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Head Start accepting applications

Head Start representative Trinidad Vicente works with children in Northeast Tennessee. (Contributed photo)

By Richard Rourk

As many try to get back to normal with work and school, the Upper East Tennessee Human Development Agency (UETHDA) is looking to make that transition easier for Unicoi County.

“Our Head Start is currently accepting applications for 3- and 4-year-old children for the 2020-21 school year,” UETHDA Marketing and Development Manager Drew Deakins said. “This is a high quality, no cost program for children and their families. Head Start provides comprehensive early childhood education, health, nutrition, and parent involvement services. We work with families as equal partners to support their child’s development and learning. To qualify, children must meet the federal income guidelines or have special needs. This program is available to children with disabilities and transportation is available in many areas.”

UETHDA is headquartered in Kingsport at the VO Dobbins Complex.

“UETHDA has been providing the tools, education, and support for a better life for over 50 years,” Deakins said. “The agency is one of thousands of Community Action Agencies in the United States operated by the National Community Action Partnership. UETHDA serves eight counties in northeast Tennessee: Carter, Greene, Hawkins, Hancock, Johnson, Sullivan, Washington and Unicoi. UETHDA has a variety of programs from emergency assistance to more long term paths for self-sufficiency, including national programs such as Head Start, Low Income Home Energy Assistance Program (LIHEAP), Weatherization Assistance Program (WAP) and more. UETHDA operates nine neighborhood service centers in those eight counties.”

Deakins acknowledged that Head Start is a unique comprehensive early childhood education program offered in Northeast Tennessee.

“Head Start promotes the school readiness of young children (ages 3-5) through agencies in their local community,” Deakins said. “Head Start is built upon the understanding that the development of young children is deeply influenced by their family, their community, their physical and their mental health, as well as by the educational experiences to which they are exposed. Head Start services include early learning, health, and well-being. Our children receive a safe and comprehensive education from qualified and passionate staff while also receiving healthy meals and health screenings throughout the school year.”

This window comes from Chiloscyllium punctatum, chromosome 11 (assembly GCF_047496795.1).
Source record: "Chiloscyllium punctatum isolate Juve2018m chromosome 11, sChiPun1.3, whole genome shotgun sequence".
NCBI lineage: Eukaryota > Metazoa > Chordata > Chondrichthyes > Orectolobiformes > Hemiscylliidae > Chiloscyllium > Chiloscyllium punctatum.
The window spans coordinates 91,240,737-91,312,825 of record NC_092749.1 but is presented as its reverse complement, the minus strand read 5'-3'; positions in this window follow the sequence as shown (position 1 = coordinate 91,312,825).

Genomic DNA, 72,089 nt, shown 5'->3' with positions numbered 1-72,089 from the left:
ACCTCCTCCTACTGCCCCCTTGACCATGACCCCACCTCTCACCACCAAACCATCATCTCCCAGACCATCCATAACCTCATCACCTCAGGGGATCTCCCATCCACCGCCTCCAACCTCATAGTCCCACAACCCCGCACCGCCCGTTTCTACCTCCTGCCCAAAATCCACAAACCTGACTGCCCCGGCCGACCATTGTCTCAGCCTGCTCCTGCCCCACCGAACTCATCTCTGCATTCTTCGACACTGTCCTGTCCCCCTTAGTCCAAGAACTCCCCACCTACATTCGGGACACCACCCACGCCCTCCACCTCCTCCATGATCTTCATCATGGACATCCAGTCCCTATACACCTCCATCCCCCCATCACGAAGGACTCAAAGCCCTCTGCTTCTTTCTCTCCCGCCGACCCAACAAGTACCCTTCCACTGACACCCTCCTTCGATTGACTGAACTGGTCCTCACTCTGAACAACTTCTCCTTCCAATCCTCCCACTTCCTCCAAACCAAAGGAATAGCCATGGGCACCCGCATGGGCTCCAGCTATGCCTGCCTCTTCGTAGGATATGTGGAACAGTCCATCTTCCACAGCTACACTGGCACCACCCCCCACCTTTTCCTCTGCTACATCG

Like so many other schools, COVID-19 has deeply impacted all the Head Start and Early Head Start programs, enrolled children and families, and their communities.

“Our program’s priority was supporting enrolled Head Start children and families, even during program closures, in creative and innovative ways,” Deakins said. “In addition to providing classroom resources, nutritious food, and household necessities like diapers, UETHDA Head Start teachers and Family Engagement Specialists are reaching out to families by phone multiple times a week to check in with them. Our staff are staying positive and are just wanting to get back in the classroom. As far as a start date, Head Start follows their counties’ public-school schedule.”

Safety is Head Start’s first priority for any return to school programs.

“The safety and well-being of our families and staff come first,” Deakins said. “Head Start will follow their counties local public-school reopening plan. We are continually updating our processes and protocols in accordance with the most recent Centers for Disease Control and Prevention (CDC) guidance.”

According to Deakins, Head Start and other UETHDA programs will survive this pandemic. “Head Start has been serving communities in need for over 50 years,” Deakins said. “Programs are constantly innovating and finding new ways to help children and their families on their path to success. UETHDA Head Start serves 1,010 children within eight counties. Head Start is just one of many programs offered to the region through UETHDA. Other programs include emergency assistance with energy bills; emergency rent/mortgage assistance; weatherization for low-income households to increase a home’s energy efficiency; self-sufficiency program to help with budget preparation and financial counseling; employment aid to help with clothing, tools and equipment; retired senior volunteer program; and an education program to help those who want to attend school or continue their education. You can find out more by visiting our website at UETHDA.org or by calling 246-6180. You may also call to schedule an appointment to visit one of our Neighborhood Services locations.”

UETHDA’s programs are more needed now than ever before.

“There has never been a time when our programs are more vital to the area,” Deakins said. “Our programs are here to give our neighbors a hand up when they have fallen on hard times. Since COVID-19, we have seen a 137 percent increase in numbers of households served from last year. Regularly we have success stories where we have kept someone from being evicted or having their power turned off. If anyone needs our services do not hesitate to contact us. If an organization such as a church, club, community chest, etc. knows of anyone needing assistance, please refer them to us so we can help.”

To apply, or to get more information, please call 246-6180 or visit uethda.org. Applications are being accepted now.